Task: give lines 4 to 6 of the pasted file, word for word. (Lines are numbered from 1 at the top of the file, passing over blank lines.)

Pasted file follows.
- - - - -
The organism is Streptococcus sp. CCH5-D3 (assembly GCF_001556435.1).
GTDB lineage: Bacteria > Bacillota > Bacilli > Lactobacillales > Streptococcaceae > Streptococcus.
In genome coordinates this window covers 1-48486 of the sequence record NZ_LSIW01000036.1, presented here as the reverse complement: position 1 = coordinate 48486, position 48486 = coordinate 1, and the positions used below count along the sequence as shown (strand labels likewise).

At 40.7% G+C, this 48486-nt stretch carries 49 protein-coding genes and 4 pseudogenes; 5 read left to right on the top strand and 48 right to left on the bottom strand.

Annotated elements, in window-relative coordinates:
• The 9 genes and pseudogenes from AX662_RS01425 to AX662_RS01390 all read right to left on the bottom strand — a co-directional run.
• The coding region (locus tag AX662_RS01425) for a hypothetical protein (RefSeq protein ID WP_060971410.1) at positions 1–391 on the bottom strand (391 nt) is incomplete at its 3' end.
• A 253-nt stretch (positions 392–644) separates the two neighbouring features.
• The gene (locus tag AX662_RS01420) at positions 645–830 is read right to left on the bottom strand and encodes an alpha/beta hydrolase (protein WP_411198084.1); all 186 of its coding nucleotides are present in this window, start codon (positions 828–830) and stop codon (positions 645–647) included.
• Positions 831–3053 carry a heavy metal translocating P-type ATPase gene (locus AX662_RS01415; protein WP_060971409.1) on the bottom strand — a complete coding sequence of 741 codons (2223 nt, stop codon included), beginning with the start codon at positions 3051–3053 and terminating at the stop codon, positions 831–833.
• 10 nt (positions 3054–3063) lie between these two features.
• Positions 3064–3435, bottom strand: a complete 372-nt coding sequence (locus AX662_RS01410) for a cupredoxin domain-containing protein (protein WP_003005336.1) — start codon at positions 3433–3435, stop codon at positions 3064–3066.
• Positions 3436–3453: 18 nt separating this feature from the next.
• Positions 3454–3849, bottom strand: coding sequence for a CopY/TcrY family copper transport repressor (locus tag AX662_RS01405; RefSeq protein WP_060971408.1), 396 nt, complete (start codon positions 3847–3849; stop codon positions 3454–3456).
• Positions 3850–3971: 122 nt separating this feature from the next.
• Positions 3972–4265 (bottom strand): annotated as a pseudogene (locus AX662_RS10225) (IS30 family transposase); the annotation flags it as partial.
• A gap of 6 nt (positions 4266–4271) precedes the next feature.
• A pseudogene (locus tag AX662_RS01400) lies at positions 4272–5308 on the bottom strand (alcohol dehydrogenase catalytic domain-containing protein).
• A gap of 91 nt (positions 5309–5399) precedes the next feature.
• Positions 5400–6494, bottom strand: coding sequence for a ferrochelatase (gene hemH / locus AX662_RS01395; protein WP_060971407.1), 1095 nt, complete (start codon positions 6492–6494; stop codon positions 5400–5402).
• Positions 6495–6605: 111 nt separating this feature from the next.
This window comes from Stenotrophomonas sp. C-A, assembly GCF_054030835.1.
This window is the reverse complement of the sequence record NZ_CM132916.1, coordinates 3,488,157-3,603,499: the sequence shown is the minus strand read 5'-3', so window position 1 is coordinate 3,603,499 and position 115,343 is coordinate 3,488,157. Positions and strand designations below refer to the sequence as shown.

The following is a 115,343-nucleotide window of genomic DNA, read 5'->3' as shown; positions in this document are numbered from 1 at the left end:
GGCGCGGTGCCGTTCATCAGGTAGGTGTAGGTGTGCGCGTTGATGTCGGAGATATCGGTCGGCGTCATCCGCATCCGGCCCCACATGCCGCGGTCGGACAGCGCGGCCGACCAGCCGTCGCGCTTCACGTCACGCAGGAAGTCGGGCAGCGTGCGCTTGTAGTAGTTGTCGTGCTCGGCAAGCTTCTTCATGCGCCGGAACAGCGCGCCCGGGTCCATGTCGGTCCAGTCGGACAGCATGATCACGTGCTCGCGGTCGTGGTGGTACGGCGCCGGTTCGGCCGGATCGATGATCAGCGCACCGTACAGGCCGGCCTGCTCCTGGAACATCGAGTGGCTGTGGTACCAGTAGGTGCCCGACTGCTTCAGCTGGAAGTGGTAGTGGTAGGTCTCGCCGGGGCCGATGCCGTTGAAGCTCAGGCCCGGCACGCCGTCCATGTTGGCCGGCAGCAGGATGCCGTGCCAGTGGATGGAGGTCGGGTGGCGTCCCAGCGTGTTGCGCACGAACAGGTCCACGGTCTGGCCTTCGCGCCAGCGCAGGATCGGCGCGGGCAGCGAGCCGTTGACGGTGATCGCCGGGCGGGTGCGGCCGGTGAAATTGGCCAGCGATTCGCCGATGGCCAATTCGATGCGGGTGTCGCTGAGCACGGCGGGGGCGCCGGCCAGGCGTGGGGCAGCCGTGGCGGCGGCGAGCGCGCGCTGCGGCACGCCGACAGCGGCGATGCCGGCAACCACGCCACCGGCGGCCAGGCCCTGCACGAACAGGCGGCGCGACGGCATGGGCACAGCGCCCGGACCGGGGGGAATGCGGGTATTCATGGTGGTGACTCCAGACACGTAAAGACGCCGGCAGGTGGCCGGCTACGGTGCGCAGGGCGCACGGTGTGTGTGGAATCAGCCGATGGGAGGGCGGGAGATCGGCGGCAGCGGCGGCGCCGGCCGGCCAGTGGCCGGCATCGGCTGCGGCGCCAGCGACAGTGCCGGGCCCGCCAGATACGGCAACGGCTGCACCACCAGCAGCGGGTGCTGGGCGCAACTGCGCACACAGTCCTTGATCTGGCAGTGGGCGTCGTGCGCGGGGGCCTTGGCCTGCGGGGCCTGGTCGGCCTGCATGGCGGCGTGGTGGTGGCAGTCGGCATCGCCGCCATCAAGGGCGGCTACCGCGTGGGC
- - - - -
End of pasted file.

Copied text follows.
At 40.7% G+C, this 48486-nt stretch carries 49 protein-coding genes and 4 pseudogenes; 5 read left to right on the top strand and 48 right to left on the bottom strand.

Annotated elements, in window-relative coordinates:
• The 9 genes and pseudogenes from AX662_RS01425 to AX662_RS01390 all read right to left on the bottom strand — a co-directional run.